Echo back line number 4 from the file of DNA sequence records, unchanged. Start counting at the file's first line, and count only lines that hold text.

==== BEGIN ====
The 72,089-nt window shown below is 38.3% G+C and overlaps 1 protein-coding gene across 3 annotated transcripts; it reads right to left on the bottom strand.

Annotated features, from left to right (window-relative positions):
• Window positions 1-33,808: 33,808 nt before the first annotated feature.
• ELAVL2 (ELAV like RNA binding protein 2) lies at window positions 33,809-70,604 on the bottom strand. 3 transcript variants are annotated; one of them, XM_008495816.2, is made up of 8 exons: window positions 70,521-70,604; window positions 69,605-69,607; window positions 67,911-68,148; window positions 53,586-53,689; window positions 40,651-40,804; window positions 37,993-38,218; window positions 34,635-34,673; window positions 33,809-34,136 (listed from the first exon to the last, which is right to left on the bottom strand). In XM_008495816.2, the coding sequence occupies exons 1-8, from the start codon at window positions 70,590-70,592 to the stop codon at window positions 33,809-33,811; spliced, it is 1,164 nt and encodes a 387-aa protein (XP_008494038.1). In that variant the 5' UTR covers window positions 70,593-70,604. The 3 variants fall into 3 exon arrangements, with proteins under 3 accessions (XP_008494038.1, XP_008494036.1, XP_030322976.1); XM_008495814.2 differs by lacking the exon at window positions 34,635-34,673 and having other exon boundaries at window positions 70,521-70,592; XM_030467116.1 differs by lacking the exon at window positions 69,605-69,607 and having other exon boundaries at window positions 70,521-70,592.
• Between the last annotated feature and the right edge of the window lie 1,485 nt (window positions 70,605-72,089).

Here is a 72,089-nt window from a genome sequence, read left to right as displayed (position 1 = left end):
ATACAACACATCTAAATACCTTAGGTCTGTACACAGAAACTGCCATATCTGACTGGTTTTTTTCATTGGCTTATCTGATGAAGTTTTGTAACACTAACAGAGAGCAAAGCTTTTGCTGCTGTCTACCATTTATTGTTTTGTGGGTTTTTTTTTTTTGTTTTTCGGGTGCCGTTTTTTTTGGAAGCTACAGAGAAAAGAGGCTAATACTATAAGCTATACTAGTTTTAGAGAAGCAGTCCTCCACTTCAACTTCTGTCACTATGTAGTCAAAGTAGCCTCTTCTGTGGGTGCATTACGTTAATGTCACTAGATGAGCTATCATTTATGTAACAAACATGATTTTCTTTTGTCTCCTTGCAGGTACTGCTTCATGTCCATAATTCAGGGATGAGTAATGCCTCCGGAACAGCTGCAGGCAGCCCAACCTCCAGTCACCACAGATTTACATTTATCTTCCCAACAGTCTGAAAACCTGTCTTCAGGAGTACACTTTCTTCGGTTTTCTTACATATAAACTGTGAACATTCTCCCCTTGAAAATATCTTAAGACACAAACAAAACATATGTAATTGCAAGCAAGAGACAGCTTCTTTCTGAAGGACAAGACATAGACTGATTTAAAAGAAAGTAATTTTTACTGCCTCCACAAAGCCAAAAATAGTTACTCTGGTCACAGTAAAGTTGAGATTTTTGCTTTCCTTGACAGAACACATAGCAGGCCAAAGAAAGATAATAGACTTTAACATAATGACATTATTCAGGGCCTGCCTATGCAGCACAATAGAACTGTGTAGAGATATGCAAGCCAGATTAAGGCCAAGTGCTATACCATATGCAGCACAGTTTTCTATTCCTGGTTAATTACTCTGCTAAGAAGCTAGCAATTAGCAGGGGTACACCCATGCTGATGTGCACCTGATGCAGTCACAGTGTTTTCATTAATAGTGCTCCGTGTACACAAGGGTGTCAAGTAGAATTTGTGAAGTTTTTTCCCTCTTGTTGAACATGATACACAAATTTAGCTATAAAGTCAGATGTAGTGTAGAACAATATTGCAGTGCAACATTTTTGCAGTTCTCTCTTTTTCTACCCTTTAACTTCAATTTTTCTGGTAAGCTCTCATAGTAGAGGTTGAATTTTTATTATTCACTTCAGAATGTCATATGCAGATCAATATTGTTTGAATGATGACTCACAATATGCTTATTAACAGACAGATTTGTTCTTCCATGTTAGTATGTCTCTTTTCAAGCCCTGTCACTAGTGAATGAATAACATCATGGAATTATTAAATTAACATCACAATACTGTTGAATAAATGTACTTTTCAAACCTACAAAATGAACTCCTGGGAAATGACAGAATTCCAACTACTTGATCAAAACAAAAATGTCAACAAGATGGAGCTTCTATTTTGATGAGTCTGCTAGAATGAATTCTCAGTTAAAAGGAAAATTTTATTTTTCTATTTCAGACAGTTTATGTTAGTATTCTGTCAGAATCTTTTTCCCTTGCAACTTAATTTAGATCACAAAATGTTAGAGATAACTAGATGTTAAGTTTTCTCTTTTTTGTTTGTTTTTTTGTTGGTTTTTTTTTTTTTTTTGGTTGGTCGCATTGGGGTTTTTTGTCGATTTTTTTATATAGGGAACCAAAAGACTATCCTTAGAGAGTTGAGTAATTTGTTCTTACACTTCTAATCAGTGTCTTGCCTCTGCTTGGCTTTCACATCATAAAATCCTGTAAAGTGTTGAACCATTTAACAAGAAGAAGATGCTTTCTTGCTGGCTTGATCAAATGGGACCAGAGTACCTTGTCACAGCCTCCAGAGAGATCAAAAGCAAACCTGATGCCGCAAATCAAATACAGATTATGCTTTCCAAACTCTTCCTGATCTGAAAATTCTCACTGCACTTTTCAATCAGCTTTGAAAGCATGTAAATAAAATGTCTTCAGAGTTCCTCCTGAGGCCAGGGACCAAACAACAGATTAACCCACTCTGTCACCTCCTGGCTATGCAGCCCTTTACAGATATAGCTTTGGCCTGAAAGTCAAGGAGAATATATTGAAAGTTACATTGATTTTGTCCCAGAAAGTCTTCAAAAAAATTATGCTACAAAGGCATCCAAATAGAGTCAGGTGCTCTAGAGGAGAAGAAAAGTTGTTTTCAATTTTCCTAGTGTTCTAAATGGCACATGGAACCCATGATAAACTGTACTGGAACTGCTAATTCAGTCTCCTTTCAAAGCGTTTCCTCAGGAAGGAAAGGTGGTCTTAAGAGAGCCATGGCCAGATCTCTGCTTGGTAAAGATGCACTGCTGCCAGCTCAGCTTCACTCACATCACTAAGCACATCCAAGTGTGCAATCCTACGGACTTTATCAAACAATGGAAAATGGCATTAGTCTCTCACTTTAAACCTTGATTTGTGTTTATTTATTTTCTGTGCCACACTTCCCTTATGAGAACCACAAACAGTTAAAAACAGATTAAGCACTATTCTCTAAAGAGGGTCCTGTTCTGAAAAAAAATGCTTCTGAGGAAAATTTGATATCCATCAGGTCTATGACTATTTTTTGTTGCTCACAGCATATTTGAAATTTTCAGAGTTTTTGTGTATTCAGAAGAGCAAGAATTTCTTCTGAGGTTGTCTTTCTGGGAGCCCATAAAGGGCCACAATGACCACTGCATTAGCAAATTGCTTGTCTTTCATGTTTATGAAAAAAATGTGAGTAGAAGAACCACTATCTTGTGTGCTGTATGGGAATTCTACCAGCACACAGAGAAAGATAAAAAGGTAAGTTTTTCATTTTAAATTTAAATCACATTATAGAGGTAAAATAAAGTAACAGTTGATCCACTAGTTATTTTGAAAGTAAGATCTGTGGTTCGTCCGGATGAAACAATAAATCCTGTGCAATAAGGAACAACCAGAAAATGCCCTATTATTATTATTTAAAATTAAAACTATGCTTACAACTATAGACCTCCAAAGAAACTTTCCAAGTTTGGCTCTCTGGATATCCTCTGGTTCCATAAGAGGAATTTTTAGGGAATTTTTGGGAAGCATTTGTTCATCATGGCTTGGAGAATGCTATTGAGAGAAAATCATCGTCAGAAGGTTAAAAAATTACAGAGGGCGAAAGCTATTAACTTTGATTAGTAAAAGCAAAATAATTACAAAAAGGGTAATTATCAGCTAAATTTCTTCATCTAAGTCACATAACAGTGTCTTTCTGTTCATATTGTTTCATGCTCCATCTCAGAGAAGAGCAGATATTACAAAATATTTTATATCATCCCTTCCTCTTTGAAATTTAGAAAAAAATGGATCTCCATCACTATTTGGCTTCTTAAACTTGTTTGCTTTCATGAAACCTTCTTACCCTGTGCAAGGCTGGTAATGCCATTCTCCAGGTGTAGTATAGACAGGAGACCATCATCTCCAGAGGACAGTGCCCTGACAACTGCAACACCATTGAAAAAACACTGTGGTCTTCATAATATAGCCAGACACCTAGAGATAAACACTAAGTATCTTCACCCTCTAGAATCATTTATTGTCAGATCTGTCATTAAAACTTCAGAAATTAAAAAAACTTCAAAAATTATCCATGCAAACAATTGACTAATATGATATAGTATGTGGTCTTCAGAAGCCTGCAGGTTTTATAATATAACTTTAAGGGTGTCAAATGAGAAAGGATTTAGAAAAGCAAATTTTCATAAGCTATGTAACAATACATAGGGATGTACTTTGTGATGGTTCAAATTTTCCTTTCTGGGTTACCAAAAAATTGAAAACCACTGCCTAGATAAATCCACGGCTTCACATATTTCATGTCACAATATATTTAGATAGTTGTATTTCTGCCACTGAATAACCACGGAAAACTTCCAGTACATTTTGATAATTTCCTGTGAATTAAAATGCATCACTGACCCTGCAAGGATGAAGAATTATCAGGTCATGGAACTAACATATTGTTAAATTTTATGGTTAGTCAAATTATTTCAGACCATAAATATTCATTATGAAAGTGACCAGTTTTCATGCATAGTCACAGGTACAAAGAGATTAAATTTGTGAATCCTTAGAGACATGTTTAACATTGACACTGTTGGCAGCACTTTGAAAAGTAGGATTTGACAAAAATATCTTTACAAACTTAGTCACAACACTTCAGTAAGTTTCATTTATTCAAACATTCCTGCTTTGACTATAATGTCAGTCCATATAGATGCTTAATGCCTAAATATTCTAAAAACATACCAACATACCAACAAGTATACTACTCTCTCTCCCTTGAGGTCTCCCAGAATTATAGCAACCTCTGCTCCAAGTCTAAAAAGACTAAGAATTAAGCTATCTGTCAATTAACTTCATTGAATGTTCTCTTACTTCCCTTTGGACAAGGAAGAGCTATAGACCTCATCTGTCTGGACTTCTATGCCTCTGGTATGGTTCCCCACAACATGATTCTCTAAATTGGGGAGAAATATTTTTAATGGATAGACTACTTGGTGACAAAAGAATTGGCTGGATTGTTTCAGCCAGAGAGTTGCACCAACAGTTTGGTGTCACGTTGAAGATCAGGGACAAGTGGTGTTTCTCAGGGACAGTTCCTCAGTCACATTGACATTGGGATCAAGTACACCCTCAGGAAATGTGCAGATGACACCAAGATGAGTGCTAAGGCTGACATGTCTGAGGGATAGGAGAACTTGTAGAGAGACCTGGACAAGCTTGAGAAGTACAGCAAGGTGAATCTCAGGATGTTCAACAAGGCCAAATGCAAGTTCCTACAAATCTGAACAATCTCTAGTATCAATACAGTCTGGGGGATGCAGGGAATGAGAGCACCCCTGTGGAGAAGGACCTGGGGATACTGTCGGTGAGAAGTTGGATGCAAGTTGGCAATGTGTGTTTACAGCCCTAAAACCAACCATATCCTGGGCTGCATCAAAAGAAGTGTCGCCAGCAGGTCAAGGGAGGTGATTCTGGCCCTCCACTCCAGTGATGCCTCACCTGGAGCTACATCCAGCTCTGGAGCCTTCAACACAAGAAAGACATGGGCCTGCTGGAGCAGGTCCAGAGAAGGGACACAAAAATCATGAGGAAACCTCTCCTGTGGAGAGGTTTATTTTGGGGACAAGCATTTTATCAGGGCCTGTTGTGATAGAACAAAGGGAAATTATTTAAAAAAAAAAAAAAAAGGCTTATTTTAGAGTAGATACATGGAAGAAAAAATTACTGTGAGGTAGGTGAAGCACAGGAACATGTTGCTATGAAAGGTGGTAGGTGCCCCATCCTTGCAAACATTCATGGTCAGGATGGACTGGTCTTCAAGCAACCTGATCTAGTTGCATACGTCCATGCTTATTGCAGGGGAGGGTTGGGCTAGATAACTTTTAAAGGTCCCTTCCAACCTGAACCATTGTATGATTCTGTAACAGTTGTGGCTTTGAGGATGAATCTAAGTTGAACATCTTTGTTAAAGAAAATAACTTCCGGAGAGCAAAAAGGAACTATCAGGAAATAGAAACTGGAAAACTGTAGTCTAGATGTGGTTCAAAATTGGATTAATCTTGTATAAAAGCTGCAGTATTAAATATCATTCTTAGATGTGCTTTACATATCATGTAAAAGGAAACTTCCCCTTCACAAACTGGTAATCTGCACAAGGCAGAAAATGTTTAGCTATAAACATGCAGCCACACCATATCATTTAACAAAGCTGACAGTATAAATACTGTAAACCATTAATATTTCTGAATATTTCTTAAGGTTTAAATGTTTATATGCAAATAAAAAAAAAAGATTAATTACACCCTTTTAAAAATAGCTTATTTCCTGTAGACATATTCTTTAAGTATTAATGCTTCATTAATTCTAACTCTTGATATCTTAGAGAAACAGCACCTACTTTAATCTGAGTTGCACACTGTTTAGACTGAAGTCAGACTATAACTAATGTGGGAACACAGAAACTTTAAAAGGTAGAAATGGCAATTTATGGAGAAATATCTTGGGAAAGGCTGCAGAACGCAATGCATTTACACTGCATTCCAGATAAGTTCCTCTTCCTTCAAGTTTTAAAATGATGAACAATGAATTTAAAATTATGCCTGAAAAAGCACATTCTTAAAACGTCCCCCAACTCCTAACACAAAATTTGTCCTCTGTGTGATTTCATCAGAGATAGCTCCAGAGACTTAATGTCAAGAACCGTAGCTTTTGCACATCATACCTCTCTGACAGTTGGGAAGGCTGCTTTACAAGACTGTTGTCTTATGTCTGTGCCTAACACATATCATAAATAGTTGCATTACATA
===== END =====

• ELAVL2 (ELAV like RNA binding protein 2) lies at window positions 33,809-70,604 on the bottom strand. 3 transcript variants are annotated; one of them, XM_008495816.2, is made up of 8 exons: window positions 70,521-70,604; window positions 69,605-69,607; window positions 67,911-68,148; window positions 53,586-53,689; window positions 40,651-40,804; window positions 37,993-38,218; window positions 34,635-34,673; window positions 33,809-34,136 (listed from the first exon to the last, which is right to left on the bottom strand). In XM_008495816.2, the coding sequence occupies exons 1-8, from the start codon at window positions 70,590-70,592 to the stop codon at window positions 33,809-33,811; spliced, it is 1,164 nt and encodes a 387-aa protein (XP_008494038.1). In that variant the 5' UTR covers window positions 70,593-70,604. The 3 variants fall into 3 exon arrangements, with proteins under 3 accessions (XP_008494038.1, XP_008494036.1, XP_030322976.1); XM_008495814.2 differs by lacking the exon at window positions 34,635-34,673 and having other exon boundaries at window positions 70,521-70,592; XM_030467116.1 differs by lacking the exon at window positions 69,605-69,607 and having other exon boundaries at window positions 70,521-70,592.